There are a number of common instances where no coverage may be provided under an employee dishonesty coverage form. This Special Report will discuss a few of these instances. You will want to consult with counsel as part of your determination and application of coverages.
Most employee dishonesty coverage forms include the following concepts:
• Coverage is provided for acts that occur within the policy period.
• A financial loss has to be sustained by the insured.
• A financial benefit, other than salaries, etc., must be obtained by the perpetrator.
• The coverage is cancelled as to an employee upon discovery of dishonest acts committed by that employee.
These factors all need to be considered, and claims that fail to meet these tests may not be covered under your policy of insurance.
It is important to know the inception of your company’s employee dishonesty coverage. Any dishonest acts committed by employees prior to that date are not covered. While a relatively simple concept, due to the nature of employee theft losses, identifying the exact date as to when a loss occurred can be difficult. As an example, assume that on June 1, 2010, an employee steals $500 cash that was brought in by Customer A to pay off an account. In order to cover the theft, on August 1,
2010, the employee takes a $500 check from Customer B and applies it to Customer A’s account. If a new insurance company’s policy began on July 1, 2010, this loss would not be covered under this new policy. The actual theft of money occurred on June 1, 2010, and the act that occurred on August 1, 2010 (the current policy period) is merely covering up the actual theft. A careful review of transactions occurring around the inception of a new insurance company’s policy is necessary in order to identify the actual date of theft, and whether the losses occurred during that policy period.
The standard ISO employee dishonesty form specifically excludes dishonest acts in which the financial gain to the employee is in the form of increased salaries, bonuses, commissions, or other employee benefits. To illustrate this, consider an example of a sales manager who is paid a percentage of gross profit from a business. It is subsequently discovered that this sales manager was altering inventory records, resulting in the cost of sales recorded at less than actual and, therefore, overstating gross profit. As a result, the sales manager received commission checks in excess of what he was entitled to, thus giving rise to the claim. Since the financial benefit gained by the sales manager was in the form of higher commissions, this loss might not be covered based on the policy language excluding losses wherein the only financial benefit is in the form of increased commissions. A careful review of the policy and an understanding of the individual situation would dictate the actual coverage decision.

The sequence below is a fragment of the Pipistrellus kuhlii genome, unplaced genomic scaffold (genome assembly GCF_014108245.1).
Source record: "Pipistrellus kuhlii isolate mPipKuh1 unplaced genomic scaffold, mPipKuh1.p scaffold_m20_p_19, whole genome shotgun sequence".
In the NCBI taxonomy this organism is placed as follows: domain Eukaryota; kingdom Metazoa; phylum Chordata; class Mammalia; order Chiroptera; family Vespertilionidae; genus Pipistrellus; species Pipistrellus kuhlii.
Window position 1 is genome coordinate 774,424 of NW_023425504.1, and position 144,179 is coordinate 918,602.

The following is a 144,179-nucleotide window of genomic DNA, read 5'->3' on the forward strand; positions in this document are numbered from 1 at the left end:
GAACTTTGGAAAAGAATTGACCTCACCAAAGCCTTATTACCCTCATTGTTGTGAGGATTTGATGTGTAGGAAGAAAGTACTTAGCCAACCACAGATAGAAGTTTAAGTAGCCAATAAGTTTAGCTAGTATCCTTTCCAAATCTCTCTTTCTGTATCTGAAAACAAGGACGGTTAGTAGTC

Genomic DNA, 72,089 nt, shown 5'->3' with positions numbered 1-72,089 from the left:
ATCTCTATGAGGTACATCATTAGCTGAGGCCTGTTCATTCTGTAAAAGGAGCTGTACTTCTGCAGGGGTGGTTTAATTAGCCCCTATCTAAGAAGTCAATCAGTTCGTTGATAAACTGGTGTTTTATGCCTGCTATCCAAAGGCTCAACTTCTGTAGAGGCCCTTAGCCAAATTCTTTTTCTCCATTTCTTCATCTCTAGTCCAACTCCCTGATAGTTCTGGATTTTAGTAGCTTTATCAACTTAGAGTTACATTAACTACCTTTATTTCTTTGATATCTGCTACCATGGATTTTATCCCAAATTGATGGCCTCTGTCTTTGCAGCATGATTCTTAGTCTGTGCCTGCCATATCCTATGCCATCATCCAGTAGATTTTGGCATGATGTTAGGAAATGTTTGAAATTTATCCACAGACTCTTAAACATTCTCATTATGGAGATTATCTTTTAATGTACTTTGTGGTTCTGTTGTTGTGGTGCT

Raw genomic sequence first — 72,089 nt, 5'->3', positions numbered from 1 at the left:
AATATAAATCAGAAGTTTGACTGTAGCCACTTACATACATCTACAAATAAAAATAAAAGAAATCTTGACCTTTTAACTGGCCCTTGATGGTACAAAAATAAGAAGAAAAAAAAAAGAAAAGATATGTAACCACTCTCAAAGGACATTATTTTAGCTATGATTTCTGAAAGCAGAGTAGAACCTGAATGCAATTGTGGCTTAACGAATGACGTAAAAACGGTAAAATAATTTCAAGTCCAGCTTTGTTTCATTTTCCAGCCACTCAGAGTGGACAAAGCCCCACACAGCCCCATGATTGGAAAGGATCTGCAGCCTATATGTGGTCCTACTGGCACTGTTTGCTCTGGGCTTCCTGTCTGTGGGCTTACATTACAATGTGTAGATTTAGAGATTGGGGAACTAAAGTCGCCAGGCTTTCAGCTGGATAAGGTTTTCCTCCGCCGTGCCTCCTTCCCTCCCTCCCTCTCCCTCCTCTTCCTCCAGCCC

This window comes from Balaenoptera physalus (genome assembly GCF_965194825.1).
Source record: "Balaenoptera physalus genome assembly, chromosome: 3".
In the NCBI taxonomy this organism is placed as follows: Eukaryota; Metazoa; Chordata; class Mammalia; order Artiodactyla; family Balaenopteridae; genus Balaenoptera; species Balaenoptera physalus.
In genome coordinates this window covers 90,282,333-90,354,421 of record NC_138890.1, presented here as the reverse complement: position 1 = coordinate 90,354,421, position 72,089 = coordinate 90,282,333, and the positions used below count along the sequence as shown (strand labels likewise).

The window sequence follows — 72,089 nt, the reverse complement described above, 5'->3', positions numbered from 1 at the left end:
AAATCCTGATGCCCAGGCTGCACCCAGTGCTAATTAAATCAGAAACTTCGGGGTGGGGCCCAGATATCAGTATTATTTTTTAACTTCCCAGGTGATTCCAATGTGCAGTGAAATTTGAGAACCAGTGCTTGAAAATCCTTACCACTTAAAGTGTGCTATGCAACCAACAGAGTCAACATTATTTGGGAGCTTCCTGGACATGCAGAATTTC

Another criteria necessary for an employee dishonesty loss to be covered is that an economic loss must occur to the insured. As basic as this sounds, there are instances where an economic loss has not been incurred by the insured. One situation is when employees do not follow corporate policy. An example would be an employee who authorizes employee discounts for friends and family members who are not employees. In this particular example, the discounted price may still provide a profit margin to the insured, and assuming that no inventory shortages were created by these sales, no financial loss occurred to the insured. In fact, a financial benefit may have occurred, despite the fact that corporate policy was broken, if the sales would not otherwise have occurred.
Most employee dishonesty policies indicate that coverage ceases for an employee immediately upon discovery of a dishonest act committed by that employee. We have encountered instances where an employee has been caught performing a dishonest act, and the employer has chosen to resolve the situation without presenting an insurance claim. After a period of time, the same employee perpetrates another theft against the insured, and for the second theft a claim is presented. Since a dishonest act committed by that employee had been discovered previously, coverage might have been canceled for that employee prior to the subsequent occurrence.
These are just a few examples of situations wherein employee theft may not be covered under an employee dishonesty form. It is important that you read your company’s policy, gain an understanding of the claim circumstances and consult with counsel to make a proper determination as to whether an employee dishonesty loss is covered. Once the proper coverage determination is made, you can then proceed with the verification of the actual loss sustained.
Click on the link below to view some examples of Employee dishonesty claims.
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